(another discussion that may come up at ScienceOnline)
Over at Uncertain Principles, Chad has more to say on the topic of yesterday’s link/post: Science Journalism vs. Sports Journalism
A very good point: one should look at less-popular sports for this comparison, and the Olympics gives us a good example of sports many of us only see every 4 years. That’s more like the situation science journalism is in.
Also that the multi-level reporting exists if you look across multiple sources, because not all science publications are trying to reach the same audience. The trouble is they are competitors.
The Internet would seem to offer the ability to do this via links, but most media organizations regard links to other publications as slightly less desirable than painful and disfiguring disease. Any reader leaving the site is seen as lost forever, so they make it as difficult as possible to get anywhere else. Most of them won’t even link to the source papers and/or press releases, which is maddening.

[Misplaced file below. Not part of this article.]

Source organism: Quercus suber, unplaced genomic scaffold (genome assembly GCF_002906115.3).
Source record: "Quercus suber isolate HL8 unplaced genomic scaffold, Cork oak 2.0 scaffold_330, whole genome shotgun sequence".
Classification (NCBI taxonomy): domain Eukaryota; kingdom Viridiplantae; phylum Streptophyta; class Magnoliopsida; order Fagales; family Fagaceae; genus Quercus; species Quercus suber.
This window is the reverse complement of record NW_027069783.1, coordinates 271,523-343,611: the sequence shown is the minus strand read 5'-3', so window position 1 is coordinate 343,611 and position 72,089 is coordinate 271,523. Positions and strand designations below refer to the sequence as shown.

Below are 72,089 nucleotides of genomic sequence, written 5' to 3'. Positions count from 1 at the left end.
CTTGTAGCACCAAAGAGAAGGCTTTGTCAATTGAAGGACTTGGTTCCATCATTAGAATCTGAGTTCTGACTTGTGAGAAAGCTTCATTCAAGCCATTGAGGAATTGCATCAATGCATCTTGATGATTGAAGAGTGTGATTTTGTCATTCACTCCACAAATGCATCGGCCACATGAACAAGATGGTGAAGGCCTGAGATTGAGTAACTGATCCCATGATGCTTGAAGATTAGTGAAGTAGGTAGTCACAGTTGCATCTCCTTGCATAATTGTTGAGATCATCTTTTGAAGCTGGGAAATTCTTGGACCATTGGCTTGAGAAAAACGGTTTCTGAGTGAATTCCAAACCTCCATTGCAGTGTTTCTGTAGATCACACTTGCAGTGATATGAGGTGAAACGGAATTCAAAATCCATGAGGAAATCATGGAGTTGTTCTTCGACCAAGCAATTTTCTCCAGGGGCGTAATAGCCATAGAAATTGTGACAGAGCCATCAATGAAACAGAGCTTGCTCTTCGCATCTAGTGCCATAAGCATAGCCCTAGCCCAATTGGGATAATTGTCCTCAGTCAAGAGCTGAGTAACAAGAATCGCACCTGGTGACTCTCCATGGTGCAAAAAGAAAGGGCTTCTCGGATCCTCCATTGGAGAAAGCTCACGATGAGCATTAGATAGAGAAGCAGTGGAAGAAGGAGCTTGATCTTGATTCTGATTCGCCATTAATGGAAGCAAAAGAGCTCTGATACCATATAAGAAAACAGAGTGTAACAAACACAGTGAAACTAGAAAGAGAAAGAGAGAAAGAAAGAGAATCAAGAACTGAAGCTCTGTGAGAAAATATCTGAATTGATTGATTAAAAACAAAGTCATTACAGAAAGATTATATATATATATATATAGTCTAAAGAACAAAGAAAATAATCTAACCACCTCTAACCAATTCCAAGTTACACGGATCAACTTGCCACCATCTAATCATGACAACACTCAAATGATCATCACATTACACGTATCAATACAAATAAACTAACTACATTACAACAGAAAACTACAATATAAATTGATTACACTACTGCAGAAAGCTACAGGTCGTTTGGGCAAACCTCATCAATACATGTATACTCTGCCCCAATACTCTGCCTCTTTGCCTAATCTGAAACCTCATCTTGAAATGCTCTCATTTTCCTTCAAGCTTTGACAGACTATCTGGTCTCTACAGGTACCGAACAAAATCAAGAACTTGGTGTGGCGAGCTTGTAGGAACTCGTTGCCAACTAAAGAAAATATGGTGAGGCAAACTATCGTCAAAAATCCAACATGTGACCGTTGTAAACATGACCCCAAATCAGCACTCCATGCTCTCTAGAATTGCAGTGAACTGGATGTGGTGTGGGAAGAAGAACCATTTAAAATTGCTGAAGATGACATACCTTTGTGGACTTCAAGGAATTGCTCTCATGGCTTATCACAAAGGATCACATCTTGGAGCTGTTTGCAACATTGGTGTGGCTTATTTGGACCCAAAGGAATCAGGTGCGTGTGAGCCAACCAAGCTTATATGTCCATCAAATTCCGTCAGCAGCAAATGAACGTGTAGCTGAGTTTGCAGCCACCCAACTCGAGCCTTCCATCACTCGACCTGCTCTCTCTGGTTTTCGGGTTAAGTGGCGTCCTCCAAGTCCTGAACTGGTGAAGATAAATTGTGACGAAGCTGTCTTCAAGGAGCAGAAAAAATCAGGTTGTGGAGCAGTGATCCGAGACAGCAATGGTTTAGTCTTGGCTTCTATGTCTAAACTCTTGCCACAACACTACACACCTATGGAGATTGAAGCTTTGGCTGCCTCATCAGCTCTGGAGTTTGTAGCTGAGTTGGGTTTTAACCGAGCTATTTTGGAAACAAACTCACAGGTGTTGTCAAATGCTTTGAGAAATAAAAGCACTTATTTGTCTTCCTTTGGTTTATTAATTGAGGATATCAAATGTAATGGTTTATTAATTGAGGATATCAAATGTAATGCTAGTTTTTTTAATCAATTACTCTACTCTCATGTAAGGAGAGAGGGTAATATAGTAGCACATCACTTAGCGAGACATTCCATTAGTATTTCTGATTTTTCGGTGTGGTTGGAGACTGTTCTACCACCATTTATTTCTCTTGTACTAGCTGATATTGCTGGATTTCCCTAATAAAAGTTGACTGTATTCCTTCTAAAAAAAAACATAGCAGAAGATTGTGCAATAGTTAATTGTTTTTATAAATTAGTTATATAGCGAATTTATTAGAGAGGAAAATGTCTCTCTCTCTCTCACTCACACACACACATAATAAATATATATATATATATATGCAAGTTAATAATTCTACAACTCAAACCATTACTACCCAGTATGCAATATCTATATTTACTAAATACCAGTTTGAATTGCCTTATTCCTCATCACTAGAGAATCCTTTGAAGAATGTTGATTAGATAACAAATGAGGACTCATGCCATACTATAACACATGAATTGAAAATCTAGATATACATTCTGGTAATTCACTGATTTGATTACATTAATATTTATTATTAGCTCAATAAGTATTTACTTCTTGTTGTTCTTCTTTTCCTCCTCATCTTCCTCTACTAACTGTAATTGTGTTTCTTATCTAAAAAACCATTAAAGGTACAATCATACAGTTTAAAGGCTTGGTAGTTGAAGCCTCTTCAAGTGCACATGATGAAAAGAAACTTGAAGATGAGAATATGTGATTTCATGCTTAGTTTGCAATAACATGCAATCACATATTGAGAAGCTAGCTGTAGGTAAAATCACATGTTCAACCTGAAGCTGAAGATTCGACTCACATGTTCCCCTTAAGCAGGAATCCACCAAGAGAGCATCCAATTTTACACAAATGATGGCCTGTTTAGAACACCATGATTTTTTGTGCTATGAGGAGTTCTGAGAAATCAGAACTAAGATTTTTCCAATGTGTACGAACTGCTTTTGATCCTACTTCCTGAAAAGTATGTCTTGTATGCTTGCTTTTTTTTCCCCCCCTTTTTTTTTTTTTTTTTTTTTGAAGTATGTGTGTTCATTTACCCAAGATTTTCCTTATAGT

Amen to that, and to bloggers in general who overall do a much better job of this cross-pollination.
Timely, as ScienceOnline is coming up this week, and this topic is sure to come up.
One of the interesting points Bee addresses is that science journalism isn’t treated like sports — nobody writes sports stories for people who know nothing about the sport being reported on. Some knowledge is assumed. I share the frustration of reading a science story and not being able to figure out what science they’re actually talking about, since it’s been simplified so much. I don’t think the multi-level story she describes will come to be anytime soon, but it’s an interesting idea.